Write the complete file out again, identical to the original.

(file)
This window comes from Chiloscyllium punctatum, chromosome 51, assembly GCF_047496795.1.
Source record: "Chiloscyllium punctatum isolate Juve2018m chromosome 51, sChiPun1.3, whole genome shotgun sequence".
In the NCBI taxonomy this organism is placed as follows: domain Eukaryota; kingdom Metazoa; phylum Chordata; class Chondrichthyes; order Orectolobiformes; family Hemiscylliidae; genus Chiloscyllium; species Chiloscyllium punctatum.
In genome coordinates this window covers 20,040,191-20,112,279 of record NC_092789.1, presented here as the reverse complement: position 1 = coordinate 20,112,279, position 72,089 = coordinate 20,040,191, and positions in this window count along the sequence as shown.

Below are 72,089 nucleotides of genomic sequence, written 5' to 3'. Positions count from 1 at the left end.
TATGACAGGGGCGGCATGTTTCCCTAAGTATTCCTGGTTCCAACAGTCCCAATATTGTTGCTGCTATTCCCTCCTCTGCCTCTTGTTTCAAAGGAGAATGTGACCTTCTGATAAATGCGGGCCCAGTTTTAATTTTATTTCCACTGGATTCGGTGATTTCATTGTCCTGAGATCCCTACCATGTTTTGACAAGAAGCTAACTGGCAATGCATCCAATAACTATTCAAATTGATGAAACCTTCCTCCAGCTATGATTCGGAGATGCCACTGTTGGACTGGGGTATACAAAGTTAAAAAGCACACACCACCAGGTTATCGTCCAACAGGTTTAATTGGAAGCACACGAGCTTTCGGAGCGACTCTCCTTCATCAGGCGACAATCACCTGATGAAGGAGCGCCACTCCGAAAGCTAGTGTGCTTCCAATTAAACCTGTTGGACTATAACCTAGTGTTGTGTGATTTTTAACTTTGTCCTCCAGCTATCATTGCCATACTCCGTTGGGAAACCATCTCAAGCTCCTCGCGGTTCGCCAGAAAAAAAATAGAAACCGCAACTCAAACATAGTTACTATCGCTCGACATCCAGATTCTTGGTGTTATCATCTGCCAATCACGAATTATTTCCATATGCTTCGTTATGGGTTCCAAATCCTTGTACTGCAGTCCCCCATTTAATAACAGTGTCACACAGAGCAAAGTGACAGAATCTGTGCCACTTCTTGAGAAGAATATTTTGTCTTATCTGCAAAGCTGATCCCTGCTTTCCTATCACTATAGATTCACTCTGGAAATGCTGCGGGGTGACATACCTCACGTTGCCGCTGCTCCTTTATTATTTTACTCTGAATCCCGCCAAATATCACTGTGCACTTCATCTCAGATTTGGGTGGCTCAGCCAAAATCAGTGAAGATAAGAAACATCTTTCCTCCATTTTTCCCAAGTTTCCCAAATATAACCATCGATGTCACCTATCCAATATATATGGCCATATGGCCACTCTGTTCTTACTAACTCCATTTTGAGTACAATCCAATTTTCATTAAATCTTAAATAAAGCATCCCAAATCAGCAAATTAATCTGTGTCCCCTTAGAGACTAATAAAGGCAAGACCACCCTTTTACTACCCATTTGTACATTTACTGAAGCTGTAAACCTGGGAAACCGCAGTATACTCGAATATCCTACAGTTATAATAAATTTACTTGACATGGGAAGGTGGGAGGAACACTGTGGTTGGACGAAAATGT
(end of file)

This window comes from Chiloscyllium punctatum, chromosome 51, assembly GCF_047496795.1.
Source record: "Chiloscyllium punctatum isolate Juve2018m chromosome 51, sChiPun1.3, whole genome shotgun sequence".
In the NCBI taxonomy this organism is placed as follows: domain Eukaryota; kingdom Metazoa; phylum Chordata; class Chondrichthyes; order Orectolobiformes; family Hemiscylliidae; genus Chiloscyllium; species Chiloscyllium punctatum.
In genome coordinates this window covers 20,040,191-20,112,279 of record NC_092789.1, presented here as the reverse complement: position 1 = coordinate 20,112,279, position 72,089 = coordinate 20,040,191, and positions in this window count along the sequence as shown.

Below are 72,089 nucleotides of genomic sequence, written 5' to 3'. Positions count from 1 at the left end.
TATGACAGGGGCGGCATGTTTCCCTAAGTATTCCTGGTTCCAACAGTCCCAATATTGTTGCTGCTATTCCCTCCTCTGCCTCTTGTTTCAAAGGAGAATGTGACCTTCTGATAAATGCGGGCCCAGTTTTAATTTTATTTCCACTGGATTCGGTGATTTCATTGTCCTGAGATCCCTACCATGTTTTGACAAGAAGCTAACTGGCAATGCATCCAATAACTATTCAAATTGATGAAACCTTCCTCCAGCTATGATTCGGAGATGCCACTGTTGGACTGGGGTATACAAAGTTAAAAAGCACACACCACCAGGTTATCGTCCAACAGGTTTAATTGGAAGCACACGAGCTTTCGGAGCGACTCTCCTTCATCAGGCGACAATCACCTGATGAAGGAGCGCCACTCCGAAAGCTAGTGTGCTTCCAATTAAACCTGTTGGACTATAACCTAGTGTTGTGTGATTTTTAACTTTGTCCTCCAGCTATCATTGCCATACTCCGTTGGGAAACCATCTCAAGCTCCTCGCGGTTCGCCAGAAAAAAAATAGAAACCGCAACTCAAACATAGTTACTATCGCTCGACATCCAGATTCTTGGTGTTATCATCTGCCAATCACGAATTATTTCCATATGCTTCGTTATGGGTTCCAAATCCTTGTACTGCAGTCCCCCATTTAATAACAGTGTCACACAGAGCAAAGTGACAGAATCTGTGCCACTTCTTGAGAAGAATATTTTGTCTTATCTGCAAAGCTGATCCCTGCTTTCCTATCACTATAGATTCACTCTGGAAATGCTGCGGGGTGACATACCTCACGTTGCCGCTGCTCCTTTATTATTTTACTCTGAATCCCGCCAAATATCACTGTGCACTTCATCTCAGATTTGGGTGGCTCAGCCAAAATCAGTGAAGATAAGAAACATCTTTCCTCCATTTTTCCCAAGTTTCCCAAATATAACCATCGATGTCACCTATCCAATATATATGGCCATATGGCCACTCTGTTCTTACTAACTCCATTTTGAGTACAATCCAATTTTCATTAAATCTTAAATAAAGCATCCCAAATCAGCAAATTAATCTGTGTCCCCTTAGAGACTAATAAAGGCAAGACCACCCTTTTACTACCCATTTGTACATTTACTGAAGCTGTAAACCTGGGAAACCGCAGTATACTCGAATATCCTACAGTTATAATAAATTTACTTGACATGGGAAGGTGGGAGGAACACTGTGGTTGGACGAAAATGT